Dec 14, 2023
We get a lot of calls with similar questions, so we're taking a moment to explain common causes for common issues. Some of these issues can be fixed without a visit from your electrician, so read on to find out how you may be able to avoid a service call!
Microwaves are a high-wattage appliance, which means it pulls a great deal of energy from the circuit when in use. There are several reasons why your microwave could be tripping your breaker, including an overloaded breaker or a defective unit.
Each breaker in your panel box has a specific amp load which it's designed to handle. This should be kept in mind when assigning devices and appliances to breakers, as you don't want to overload each breaker. When a breaker attempts to pull more amps than a panel can provide, it will trip to prevent damage to the panel.
Breakers allow for 80% of the maximum amp rating for an extended period of time. A microwave typically pulls 12-15 amps and should be assigned to a 20 amp breaker. Always ensure your microwave is on its own dedicated circuit to avoid overloading.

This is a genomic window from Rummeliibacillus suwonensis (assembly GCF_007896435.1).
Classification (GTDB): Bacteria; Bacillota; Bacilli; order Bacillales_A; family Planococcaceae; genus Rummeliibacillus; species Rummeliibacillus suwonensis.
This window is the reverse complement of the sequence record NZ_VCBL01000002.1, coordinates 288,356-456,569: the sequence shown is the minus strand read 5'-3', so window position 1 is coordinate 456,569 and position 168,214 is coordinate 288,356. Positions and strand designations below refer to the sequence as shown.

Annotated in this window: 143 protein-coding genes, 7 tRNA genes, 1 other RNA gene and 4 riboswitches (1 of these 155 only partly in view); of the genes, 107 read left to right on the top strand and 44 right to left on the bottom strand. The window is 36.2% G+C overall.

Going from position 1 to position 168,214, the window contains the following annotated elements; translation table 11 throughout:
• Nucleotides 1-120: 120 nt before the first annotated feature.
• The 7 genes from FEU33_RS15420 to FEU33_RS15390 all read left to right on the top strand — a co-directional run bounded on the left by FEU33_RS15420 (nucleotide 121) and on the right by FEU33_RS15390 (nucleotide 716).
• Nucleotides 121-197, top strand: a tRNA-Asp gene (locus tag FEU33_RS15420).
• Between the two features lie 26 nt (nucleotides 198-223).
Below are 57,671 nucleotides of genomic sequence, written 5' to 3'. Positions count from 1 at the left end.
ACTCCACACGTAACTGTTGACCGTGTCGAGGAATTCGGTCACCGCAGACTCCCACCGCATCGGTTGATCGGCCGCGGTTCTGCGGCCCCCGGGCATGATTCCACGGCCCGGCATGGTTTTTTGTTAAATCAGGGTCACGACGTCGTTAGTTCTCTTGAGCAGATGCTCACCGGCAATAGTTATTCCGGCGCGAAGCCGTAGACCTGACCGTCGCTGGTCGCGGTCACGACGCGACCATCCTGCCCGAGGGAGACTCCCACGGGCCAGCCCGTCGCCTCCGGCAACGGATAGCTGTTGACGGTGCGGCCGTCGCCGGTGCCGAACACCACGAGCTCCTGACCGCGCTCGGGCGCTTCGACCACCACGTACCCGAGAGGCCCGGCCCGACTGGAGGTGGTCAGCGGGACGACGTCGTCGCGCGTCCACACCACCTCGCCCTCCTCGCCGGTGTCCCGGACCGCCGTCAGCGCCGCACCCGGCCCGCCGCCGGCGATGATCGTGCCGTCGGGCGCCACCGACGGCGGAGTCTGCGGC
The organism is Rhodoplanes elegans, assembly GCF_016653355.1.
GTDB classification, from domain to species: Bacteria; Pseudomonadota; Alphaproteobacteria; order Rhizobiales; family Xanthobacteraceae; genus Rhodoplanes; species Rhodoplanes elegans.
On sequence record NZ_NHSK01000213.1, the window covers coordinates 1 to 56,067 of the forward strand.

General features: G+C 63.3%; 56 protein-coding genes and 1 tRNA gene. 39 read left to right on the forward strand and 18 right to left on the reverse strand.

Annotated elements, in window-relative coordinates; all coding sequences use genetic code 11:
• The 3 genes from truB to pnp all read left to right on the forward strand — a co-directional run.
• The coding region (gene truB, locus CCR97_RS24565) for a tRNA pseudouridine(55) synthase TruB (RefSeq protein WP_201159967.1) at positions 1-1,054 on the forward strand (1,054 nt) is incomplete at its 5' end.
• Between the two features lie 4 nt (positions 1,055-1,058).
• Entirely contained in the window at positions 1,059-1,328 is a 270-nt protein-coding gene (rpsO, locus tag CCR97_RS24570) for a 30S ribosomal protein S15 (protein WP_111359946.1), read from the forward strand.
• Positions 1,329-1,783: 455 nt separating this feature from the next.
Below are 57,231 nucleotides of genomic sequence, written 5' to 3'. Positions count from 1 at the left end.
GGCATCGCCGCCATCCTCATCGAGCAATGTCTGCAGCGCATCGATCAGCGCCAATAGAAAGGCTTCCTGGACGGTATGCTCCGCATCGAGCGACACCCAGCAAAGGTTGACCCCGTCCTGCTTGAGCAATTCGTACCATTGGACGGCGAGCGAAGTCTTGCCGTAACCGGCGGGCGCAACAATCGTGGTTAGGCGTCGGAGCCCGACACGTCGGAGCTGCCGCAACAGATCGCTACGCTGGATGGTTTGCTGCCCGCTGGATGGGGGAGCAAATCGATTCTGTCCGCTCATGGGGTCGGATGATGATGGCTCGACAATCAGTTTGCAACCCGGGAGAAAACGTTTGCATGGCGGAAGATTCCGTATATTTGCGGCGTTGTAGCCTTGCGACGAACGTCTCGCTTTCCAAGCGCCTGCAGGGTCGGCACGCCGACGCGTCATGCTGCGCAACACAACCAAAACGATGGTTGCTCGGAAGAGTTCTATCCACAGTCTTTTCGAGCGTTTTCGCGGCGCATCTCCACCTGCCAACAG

If your microwave is on its own dedicated circuit with enough amps to cover usage, then it's likely that you have a defective microwave. Here are some common defects and the solutions:
Check the socket to see if this may be the issue. If the plug is difficult to take out or if its fused with the socket, then this may be your issue. Contact an electrician for repair.
A capacitor is the part of the microwave that stores electricity and basically doubles the power from the outlet to the magnetron (how the microwave cooks food). Visually examine the capacitor (see below). Use a multimeter to see if there is any reading at the capacitor site. If it is damaged or you get a 0 reading, you'll need to replace it.
Turntable Motor Issue
The turntable motor allows the magnetron to cook food evenly. Sometimes steam can get into the motor and cause electrical problems. You can use a multimeter to check for continuity.
There are several reasons why your microwave could be tripping your breaker. Self-check all of the above to avoid a service charge, but call an electrician if you're in need of a dedicated circuit or issues persist.